One advantage of maintaining a separate mobile-specific site with its own code base is it gives you the ability to strip out content, features and design elements that you don't need in the mobile context. Responsive sites use one HTML file, but mobile browsers have to tackle the same HTML file as a desktop site. A responsive site must avoid running certain scripts, downloading certain images and using certain CSS that are incompatible or can slow page load speed down. It must also take care to use as many website optimization hacks as possible.
3 things that Time cites as key to their responsive performance success:
- Performance was top priority. Early responsive designs loaded painfully slow because design was the focus, and performance an afterthought. Knowing that performance lag is the biggest downside of going responsive, and making performance top priority ensures that responsive's ROI is not eroded by slow loading content.
- Creatives and developers held hands. Photography is paramount to the Time brand, and no sacrifice to image quality could be made. Time's photo team worked closely with the responsive team to optimize photography workflows. "There was definitely an improvement in performance of photos on the site as the process went on. We started to incorporate different techniques into our processes so that we could maintain the extremely high level of quality around photos and photo galleries to keep performance optimized across devices."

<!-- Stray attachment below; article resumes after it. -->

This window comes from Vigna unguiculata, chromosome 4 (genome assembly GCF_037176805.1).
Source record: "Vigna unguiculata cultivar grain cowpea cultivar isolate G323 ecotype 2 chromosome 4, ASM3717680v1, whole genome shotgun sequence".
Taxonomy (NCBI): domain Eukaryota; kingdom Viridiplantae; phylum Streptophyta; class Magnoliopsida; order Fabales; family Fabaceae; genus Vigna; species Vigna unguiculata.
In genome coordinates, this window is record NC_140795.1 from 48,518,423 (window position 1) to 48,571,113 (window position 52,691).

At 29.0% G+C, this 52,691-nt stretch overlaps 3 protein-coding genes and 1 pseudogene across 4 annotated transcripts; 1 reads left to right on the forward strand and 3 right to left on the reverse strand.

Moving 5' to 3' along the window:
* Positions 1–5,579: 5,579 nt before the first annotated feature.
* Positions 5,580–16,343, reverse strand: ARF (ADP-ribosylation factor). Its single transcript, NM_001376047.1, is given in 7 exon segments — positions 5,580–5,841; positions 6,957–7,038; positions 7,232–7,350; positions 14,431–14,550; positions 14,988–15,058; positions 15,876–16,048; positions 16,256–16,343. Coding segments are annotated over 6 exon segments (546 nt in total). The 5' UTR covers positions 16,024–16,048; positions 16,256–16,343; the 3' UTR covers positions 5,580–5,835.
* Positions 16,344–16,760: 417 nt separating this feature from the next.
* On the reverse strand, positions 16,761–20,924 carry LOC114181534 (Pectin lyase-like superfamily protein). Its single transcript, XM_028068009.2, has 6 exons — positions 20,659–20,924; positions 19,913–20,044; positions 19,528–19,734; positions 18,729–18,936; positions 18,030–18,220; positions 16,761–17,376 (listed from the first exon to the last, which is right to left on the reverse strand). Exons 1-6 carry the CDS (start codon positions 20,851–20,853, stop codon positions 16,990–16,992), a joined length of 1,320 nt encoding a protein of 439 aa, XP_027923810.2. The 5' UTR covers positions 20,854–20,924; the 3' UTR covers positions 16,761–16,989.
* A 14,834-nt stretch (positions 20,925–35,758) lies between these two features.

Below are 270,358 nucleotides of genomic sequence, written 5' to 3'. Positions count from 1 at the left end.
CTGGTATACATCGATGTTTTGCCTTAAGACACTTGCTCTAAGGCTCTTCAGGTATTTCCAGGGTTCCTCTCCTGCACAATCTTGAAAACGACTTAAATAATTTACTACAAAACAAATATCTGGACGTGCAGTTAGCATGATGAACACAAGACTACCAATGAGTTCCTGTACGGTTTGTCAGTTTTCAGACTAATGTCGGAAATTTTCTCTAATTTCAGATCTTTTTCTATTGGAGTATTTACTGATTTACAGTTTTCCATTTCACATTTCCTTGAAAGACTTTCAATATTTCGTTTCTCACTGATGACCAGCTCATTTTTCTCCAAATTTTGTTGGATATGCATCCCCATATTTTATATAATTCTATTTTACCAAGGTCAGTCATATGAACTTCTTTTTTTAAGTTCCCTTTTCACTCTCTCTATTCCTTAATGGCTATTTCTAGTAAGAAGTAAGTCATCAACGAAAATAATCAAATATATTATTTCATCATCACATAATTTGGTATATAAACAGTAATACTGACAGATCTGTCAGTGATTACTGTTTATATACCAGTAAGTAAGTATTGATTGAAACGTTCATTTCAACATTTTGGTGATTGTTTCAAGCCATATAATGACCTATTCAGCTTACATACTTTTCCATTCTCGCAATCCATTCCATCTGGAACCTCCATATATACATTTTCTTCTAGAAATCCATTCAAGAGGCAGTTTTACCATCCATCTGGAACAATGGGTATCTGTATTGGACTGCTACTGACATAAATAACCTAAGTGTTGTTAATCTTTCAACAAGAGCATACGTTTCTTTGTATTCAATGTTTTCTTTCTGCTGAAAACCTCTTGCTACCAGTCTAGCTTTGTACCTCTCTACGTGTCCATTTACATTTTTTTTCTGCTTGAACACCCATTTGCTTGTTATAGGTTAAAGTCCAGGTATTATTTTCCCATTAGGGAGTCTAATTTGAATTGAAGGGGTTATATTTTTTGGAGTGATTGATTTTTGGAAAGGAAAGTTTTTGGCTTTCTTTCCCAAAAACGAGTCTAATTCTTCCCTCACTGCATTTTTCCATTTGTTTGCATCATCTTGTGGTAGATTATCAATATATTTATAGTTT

- Performance was tested. Time understood that site traffic will scale up. The responsive build today may be able to handle today's traffic, but it must hold as traffic scales up. With rigorous QA testing, Time was actually able to improve site performance across the board.
There are more pros and cons to the responsive vs. mobile-specific site evaluation. Want to learn more? Join our webinar with Mobify Is Responsive Web Design Right for Your Business? on Tuesday, July 30 at 10AM PT / 1PM ET. This is a LIVE webinar and space is limited!